Saturday, November 24, 2012

Brendel, Lewis and a lorralorra mountains

Look who I saw yesterday.

I'm in Lucerne, of course. In November, the pianists take over the town. The Lucerne Festival is now not just a summer thrill, but a specialist haven for piano buffs in the unlikely month of November. Last night Paul Lewis (centre) performed the last three Schubert sonatas; and first his one-time mentor (left), who needs no introduction to JDCMB readers, gave a lecture about the works, playing extracts of them, and describing them as a "family" of works with some fascinating motivic connections to explore. (The proud gentleman on the right is Tom Hull, agent to them both. No wonder he looks happy.)

I've been privileged to follow Paul's career for the past 20 years and watching him grow from hugely gifted student and competition prizewinner to one of the finest Schubert players around has been a treat from the beginning. He is especially good at conjuring the "distant" world of Schubert through a touch that is as soft as fur and filled with sensitivity to inner echoes, hints of far-off bells, haunted by an invisible Lieder singer. Parts of his performance were perfection, and that's not a phrase I would use lightly: the slow movement of the B flat and the last movement of the A major stood out as moments in which I could almost imagine I was listening to Schubert himself. Occasionally one wants more sense of fear, the feel of living under the Sword of Damocles that Schubert faces head on in the A major slow movement's encounter with hell, or the C minor's Erlkoenig-like dance of death finale. But frankly, that is splitting straws: it was a mesmerising and unforgettable evening.

Playing all three of this final trilogy in succession remains a programming quirk that I, personally, am not entirely comfortable with. It always seems, whenever I hear them done this way, that the C minor, which goes first, doesn't come off as perfectly as it should; and the B flat, which goes last, sometimes misses its exposition repeat, which really should be mandatory, but you can't help reflecting that by this time we are all very, very exhausted by Schubert's intensity and his 'heavenly length'. I feel we might appreciate each work more were it to be performed individually as part of what another pianist I'm hearing here tomorrow has been known to call a "mixed salad" programme.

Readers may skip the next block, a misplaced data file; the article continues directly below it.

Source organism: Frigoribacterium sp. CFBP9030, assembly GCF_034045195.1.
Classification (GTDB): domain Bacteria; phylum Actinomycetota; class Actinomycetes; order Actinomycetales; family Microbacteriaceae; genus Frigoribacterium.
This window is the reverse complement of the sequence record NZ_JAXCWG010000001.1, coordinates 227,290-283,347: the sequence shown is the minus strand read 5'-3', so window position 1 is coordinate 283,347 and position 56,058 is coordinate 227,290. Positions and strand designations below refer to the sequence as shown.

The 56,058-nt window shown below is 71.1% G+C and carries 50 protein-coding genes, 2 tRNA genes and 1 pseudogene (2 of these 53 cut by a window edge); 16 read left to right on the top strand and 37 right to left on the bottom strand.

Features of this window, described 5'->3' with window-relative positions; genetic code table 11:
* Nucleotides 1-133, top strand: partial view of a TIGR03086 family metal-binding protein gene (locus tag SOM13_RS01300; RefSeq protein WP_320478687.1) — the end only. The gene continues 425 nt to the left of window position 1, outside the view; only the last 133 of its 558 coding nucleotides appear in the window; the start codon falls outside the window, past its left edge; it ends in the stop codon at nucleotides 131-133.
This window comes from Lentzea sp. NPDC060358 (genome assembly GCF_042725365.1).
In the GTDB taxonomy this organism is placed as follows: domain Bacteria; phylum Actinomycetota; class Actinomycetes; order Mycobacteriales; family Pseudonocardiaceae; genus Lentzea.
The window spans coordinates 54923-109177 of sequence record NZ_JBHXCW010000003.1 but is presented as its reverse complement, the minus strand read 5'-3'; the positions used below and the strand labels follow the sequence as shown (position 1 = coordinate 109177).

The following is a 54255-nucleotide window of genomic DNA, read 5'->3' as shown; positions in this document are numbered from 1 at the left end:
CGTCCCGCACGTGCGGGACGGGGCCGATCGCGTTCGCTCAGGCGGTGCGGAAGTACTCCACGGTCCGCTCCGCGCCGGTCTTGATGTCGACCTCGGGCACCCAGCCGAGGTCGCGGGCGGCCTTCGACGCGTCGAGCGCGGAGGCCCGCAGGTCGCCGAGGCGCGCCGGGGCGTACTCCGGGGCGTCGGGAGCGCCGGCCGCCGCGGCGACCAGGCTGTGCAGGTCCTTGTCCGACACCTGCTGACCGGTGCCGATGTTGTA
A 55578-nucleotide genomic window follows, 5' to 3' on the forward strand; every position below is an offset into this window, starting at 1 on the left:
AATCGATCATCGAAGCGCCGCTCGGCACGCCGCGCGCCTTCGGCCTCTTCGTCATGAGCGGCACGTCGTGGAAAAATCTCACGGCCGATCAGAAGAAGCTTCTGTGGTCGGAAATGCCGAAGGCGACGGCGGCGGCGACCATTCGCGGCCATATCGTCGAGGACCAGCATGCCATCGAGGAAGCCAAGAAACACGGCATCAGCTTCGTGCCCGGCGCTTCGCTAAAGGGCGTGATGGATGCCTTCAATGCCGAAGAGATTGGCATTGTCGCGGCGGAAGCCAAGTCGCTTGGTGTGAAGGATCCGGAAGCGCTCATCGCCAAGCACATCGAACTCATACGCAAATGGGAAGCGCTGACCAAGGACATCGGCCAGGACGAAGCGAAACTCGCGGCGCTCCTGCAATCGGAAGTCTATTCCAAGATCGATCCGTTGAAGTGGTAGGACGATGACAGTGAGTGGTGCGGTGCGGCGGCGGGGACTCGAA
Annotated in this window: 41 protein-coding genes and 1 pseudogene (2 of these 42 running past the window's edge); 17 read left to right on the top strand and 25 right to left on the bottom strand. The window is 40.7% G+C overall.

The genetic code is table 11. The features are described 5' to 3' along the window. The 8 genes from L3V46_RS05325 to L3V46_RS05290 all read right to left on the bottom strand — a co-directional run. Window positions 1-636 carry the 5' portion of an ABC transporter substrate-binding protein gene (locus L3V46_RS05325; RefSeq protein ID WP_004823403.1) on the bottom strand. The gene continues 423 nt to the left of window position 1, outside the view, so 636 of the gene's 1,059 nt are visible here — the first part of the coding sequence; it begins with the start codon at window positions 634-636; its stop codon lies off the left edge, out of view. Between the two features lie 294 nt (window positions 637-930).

Meanwhile the jazzers are out in force. Lucerne has a variety of exquisite hotels, the bars of which are transformed into jazz piano outlets for the festival duration. Today at teatime Simon Mulligan is performing in the one downstairs from where I'm now writing; last night we could wind down after the Schubert by listening to the veteran Johnny Varro there, with a lovely young couple excelling at an impromptu spot of Lindyhop and Ceroc. A number of jazz pianists are resident in the festival and circulate between the venues; trotting between them to compare and contrast is becoming a pastime of choice for enthusiasts of all descriptions. It's also a great way for the festival to draw the whole town in to the festival and perhaps persuade people who mightn't choose a full-blown recital to give it a go. And the festival academy remains active now as ever, with masterclasses for fortunate young pianists given last week by Leon Fleisher.

Not that Lucerne has to do very much outreach. I was aware, interviewing festival director Michael Haefliger yesterday, that his comment "We do OK," is probably understatement of the year.

View from my window: